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Short-term versus long-term mentalization-based therapy for outpatients with subthreshold or diagnosed borderline personality disorder: a protocol for a randomized clinical trial

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@article{a65a31743cf443f0a12e089618fce2da,
title = "Short-term versus long-term mentalization-based therapy for outpatients with subthreshold or diagnosed borderline personality disorder: a protocol for a randomized clinical trial",
abstract = "BACKGROUND: Psychotherapy for borderline personality disorder is often lengthy and resource-intensive. However, the current length of outpatient treatments is arbitrary and based on trials that never tested if the treatment intensity could be reduced. As a result, there is insufficient evidence to inform the decision between short-term and long-term psychotherapy for borderline personality disorder. Mentalization-based therapy is one treatment option for borderline personality disorder and consists traditionally of an 18-month treatment program.METHODS/DESIGN: This trial is an investigator-initiated single-center randomized clinical superiority trial of short-term (20 weeks) compared to long-term (14 months) mentalization-based therapy for outpatients with subthreshold or diagnosed borderline personality disorder. Participants will be recruited from the Outpatient Clinic for Personality Disorders at Stolpegaard Psychotherapy Centre, Mental Health Services, Capital Region of Denmark. Participants will be included if they meet a minimum of four DSM-V criteria for borderline personality disorder. Participants will be assessed before randomization, and at 8, 16, and 24 months after randomization. The primary outcome is severity of borderline symptomatology assessed with the Zanarini Rating Scale for borderline personality disorder. Secondary outcomes include self-harm incidents, functional impairment (Work and Social Adjustment Scale, Global Assessment of Functioning) and quality of life (Short-Form Health Survey 36). Severity of psychiatric symptoms (Symptom Checklist 90-R) will be included as an exploratory outcome. Measures of personality functioning, attachment, borderline symptoms, group alliance, and mentalization skills will be included to explore potential predictors and mechanisms of change.DISCUSSION: This trial will provide evidence of the beneficial and harmful effects of short-term compared to long-term mentalization-based therapy for outpatients with subthreshold or diagnosed borderline personality disorder.TRIAL REGISTRATION: ClinicalTrials.gov, NCT03677037 . Registered on September 19, 2018.",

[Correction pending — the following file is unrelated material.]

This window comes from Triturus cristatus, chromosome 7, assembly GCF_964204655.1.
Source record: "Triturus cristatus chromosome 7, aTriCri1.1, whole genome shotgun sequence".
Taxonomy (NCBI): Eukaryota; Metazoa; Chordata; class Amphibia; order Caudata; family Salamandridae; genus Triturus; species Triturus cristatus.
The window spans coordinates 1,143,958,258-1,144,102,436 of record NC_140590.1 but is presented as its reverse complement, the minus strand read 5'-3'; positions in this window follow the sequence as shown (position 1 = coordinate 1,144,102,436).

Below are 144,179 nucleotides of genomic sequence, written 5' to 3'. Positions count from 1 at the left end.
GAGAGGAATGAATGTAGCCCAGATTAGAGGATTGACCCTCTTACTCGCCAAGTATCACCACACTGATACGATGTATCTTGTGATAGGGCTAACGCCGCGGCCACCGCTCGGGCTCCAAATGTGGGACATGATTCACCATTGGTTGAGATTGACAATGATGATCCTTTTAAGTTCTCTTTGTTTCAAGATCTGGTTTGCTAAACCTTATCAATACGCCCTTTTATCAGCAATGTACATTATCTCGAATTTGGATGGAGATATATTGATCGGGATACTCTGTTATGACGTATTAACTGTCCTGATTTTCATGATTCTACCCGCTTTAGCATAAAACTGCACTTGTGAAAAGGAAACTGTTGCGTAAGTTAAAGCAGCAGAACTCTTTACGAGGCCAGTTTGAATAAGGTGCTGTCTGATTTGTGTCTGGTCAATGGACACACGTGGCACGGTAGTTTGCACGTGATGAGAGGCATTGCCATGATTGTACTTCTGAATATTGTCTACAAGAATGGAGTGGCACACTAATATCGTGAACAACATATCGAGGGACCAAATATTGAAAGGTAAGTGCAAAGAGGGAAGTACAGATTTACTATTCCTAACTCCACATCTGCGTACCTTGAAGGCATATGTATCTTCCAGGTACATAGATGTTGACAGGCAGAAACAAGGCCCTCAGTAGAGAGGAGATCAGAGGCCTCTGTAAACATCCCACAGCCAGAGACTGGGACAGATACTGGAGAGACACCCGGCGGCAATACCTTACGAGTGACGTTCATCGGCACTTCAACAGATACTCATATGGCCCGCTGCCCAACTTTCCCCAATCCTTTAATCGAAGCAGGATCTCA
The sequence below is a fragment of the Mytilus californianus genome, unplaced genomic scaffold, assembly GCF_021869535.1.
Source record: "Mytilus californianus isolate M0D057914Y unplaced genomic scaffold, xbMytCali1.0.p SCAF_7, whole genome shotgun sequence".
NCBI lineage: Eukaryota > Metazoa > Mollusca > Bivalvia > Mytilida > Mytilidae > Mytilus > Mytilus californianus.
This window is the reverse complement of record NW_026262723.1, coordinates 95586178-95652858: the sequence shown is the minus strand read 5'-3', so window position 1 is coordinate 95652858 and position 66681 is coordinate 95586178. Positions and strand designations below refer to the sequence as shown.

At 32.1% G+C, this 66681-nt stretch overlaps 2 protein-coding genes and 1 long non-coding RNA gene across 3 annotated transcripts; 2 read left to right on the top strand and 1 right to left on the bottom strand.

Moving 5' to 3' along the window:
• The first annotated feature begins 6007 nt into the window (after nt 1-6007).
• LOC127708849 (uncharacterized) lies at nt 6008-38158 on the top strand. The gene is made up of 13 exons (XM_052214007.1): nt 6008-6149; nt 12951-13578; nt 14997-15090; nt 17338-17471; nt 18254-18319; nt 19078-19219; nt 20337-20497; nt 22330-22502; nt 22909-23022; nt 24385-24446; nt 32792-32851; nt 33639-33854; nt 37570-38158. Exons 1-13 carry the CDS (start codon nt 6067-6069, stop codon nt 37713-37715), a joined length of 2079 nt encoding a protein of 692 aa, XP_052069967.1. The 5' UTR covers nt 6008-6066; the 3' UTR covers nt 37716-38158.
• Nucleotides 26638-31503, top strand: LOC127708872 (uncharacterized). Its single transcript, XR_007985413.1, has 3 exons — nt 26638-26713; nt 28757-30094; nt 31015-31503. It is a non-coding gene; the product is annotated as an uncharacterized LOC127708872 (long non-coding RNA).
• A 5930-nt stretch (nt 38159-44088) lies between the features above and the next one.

author = "Sophie Juul and Susanne Lunn and Stig Poulsen and Per S{\o}rensen and Mehrak Salimi and Jakobsen, {Janus Christian} and Anthony Bateman and Sebastian Simonsen",
year = "2019",
month = "4",
day = "5",
doi = "10.1186/s13063-019-3306-7",
language = "English",
volume = "20",
pages = "196",
journal = "Trials",
issn = "1745-6215",
publisher = "BioMed Central Ltd",
number = "1",

}

RIS

TY - JOUR

T1 - Short-term versus long-term mentalization-based therapy for outpatients with subthreshold or diagnosed borderline personality disorder

T2 - a protocol for a randomized clinical trial

AU - Juul, Sophie

AU - Lunn, Susanne

AU - Poulsen, Stig

AU - Sørensen, Per

AU - Salimi, Mehrak

AU - Jakobsen, Janus Christian

AU - Bateman, Anthony

AU - Simonsen, Sebastian

PY - 2019/4/5

Y1 - 2019/4/5